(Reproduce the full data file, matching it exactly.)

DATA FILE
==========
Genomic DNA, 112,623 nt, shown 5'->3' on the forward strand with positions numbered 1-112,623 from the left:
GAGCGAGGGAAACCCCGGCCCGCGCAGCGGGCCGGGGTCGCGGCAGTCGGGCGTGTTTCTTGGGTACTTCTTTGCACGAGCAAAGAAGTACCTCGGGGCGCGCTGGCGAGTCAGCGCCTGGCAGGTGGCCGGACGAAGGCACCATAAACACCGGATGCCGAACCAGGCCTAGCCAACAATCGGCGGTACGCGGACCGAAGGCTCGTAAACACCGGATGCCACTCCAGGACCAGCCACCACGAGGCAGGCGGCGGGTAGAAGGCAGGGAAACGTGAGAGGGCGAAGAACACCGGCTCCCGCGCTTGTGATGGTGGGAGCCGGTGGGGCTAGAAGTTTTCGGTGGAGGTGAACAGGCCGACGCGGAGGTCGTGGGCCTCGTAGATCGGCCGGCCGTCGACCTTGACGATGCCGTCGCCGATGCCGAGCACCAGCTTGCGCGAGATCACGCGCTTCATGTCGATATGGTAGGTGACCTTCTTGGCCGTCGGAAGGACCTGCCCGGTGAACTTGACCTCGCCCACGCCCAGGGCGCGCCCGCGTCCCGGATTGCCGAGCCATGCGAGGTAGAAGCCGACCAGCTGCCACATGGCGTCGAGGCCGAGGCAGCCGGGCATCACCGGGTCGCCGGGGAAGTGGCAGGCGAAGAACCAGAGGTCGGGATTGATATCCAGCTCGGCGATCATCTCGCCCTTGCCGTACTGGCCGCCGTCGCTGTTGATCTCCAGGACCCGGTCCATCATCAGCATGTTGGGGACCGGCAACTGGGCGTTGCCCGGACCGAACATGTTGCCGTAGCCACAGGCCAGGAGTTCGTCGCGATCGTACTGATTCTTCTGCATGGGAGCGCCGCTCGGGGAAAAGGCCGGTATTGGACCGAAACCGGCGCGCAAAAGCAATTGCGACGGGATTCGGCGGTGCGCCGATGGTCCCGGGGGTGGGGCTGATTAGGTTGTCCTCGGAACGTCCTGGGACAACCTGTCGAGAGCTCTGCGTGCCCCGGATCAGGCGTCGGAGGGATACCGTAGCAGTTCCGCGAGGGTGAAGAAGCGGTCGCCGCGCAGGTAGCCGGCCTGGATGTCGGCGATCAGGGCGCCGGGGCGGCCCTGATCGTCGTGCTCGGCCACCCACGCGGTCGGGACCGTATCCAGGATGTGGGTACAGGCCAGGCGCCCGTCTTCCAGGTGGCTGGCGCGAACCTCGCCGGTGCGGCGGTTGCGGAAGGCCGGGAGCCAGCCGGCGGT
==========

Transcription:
Genomic DNA, 112,623 nt, shown 5'->3' on the forward strand with positions numbered 1-112,623 from the left:
GAGCGAGGGAAACCCCGGCCCGCGCAGCGGGCCGGGGTCGCGGCAGTCGGGCGTGTTTCTTGGGTACTTCTTTGCACGAGCAAAGAAGTACCTCGGGGCGCGCTGGCGAGTCAGCGCCTGGCAGGTGGCCGGACGAAGGCACCATAAACACCGGATGCCGAACCAGGCCTAGCCAACAATCGGCGGTACGCGGACCGAAGGCTCGTAAACACCGGATGCCACTCCAGGACCAGCCACCACGAGGCAGGCGGCGGGTAGAAGGCAGGGAAACGTGAGAGGGCGAAGAACACCGGCTCCCGCGCTTGTGATGGTGGGAGCCGGTGGGGCTAGAAGTTTTCGGTGGAGGTGAACAGGCCGACGCGGAGGTCGTGGGCCTCGTAGATCGGCCGGCCGTCGACCTTGACGATGCCGTCGCCGATGCCGAGCACCAGCTTGCGCGAGATCACGCGCTTCATGTCGATATGGTAGGTGACCTTCTTGGCCGTCGGAAGGACCTGCCCGGTGAACTTGACCTCGCCCACGCCCAGGGCGCGCCCGCGTCCCGGATTGCCGAGCCATGCGAGGTAGAAGCCGACCAGCTGCCACATGGCGTCGAGGCCGAGGCAGCCGGGCATCACCGGGTCGCCGGGGAAGTGGCAGGCGAAGAACCAGAGGTCGGGATTGATATCCAGCTCGGCGATCATCTCGCCCTTGCCGTACTGGCCGCCGTCGCTGTTGATCTCCAGGACCCGGTCCATCATCAGCATGTTGGGGACCGGCAACTGGGCGTTGCCCGGACCGAACATGTTGCCGTAGCCACAGGCCAGGAGTTCGTCGCGATCGTACTGATTCTTCTGCATGGGAGCGCCGCTCGGGGAAAAGGCCGGTATTGGACCGAAACCGGCGCGCAAAAGCAATTGCGACGGGATTCGGCGGTGCGCCGATGGTCCCGGGGGTGGGGCTGATTAGGTTGTCCTCGGAACGTCCTGGGACAACCTGTCGAGAGCTCTGCGTGCCCCGGATCAGGCGTCGGAGGGATACCGTAGCAGTTCCGCGAGGGTGAAGAAGCGGTCGCCGCGCAGGTAGCCGGCCTGGATGTCGGCGATCAGGGCGCCGGGGCGGCCCTGATCGTCGTGCTCGGCCACCCACGCGGTCGGGACCGTATCCAGGATGTGGGTACAGGCCAGGCGCCCGTCTTCCAGGTGGCTGGCGCGAACCTCGCCGGTGCGGCGGTTGCGGAAGGCCGGGAGCCAGCCGGCGGT